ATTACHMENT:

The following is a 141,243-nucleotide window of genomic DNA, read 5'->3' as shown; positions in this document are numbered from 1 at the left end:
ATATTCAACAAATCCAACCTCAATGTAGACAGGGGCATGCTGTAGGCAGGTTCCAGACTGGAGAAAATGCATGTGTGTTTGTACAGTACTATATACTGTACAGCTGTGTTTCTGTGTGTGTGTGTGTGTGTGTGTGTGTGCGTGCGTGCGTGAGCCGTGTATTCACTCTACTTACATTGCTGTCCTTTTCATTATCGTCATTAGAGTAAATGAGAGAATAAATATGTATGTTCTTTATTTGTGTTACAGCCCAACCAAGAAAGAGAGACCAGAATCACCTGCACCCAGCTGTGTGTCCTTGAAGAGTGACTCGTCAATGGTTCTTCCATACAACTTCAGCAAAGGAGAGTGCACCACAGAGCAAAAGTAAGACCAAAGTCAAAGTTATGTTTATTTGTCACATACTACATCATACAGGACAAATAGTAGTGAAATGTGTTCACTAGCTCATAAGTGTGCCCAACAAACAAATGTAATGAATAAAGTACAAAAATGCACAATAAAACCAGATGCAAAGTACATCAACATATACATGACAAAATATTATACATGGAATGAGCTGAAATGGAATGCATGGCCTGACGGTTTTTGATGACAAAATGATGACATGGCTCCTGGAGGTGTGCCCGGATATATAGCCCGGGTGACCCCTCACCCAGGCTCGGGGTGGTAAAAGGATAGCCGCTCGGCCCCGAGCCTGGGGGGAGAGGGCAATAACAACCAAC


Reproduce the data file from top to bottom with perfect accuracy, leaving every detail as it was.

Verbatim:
The following is a 141,243-nucleotide window of genomic DNA, read 5'->3' as shown; positions in this document are numbered from 1 at the left end:
ATATTCAACAAATCCAACCTCAATGTAGACAGGGGCATGCTGTAGGCAGGTTCCAGACTGGAGAAAATGCATGTGTGTTTGTACAGTACTATATACTGTACAGCTGTGTTTCTGTGTGTGTGTGTGTGTGTGTGTGTGTGCGTGCGTGCGTGAGCCGTGTATTCACTCTACTTACATTGCTGTCCTTTTCATTATCGTCATTAGAGTAAATGAGAGAATAAATATGTATGTTCTTTATTTGTGTTACAGCCCAACCAAGAAAGAGAGACCAGAATCACCTGCACCCAGCTGTGTGTCCTTGAAGAGTGACTCGTCAATGGTTCTTCCATACAACTTCAGCAAAGGAGAGTGCACCACAGAGCAAAAGTAAGACCAAAGTCAAAGTTATGTTTATTTGTCACATACTACATCATACAGGACAAATAGTAGTGAAATGTGTTCACTAGCTCATAAGTGTGCCCAACAAACAAATGTAATGAATAAAGTACAAAAATGCACAATAAAACCAGATGCAAAGTACATCAACATATACATGACAAAATATTATACATGGAATGAGCTGAAATGGAATGCATGGCCTGACGGTTTTTGATGACAAAATGATGACATGGCTCCTGGAGGTGTGCCCGGATATATAGCCCGGGTGACCCCTCACCCAGGCTCGGGGTGGTAAAAGGATAGCCGCTCGGCCCCGAGCCTGGGGGGAGAGGGCAATAACAACCAAC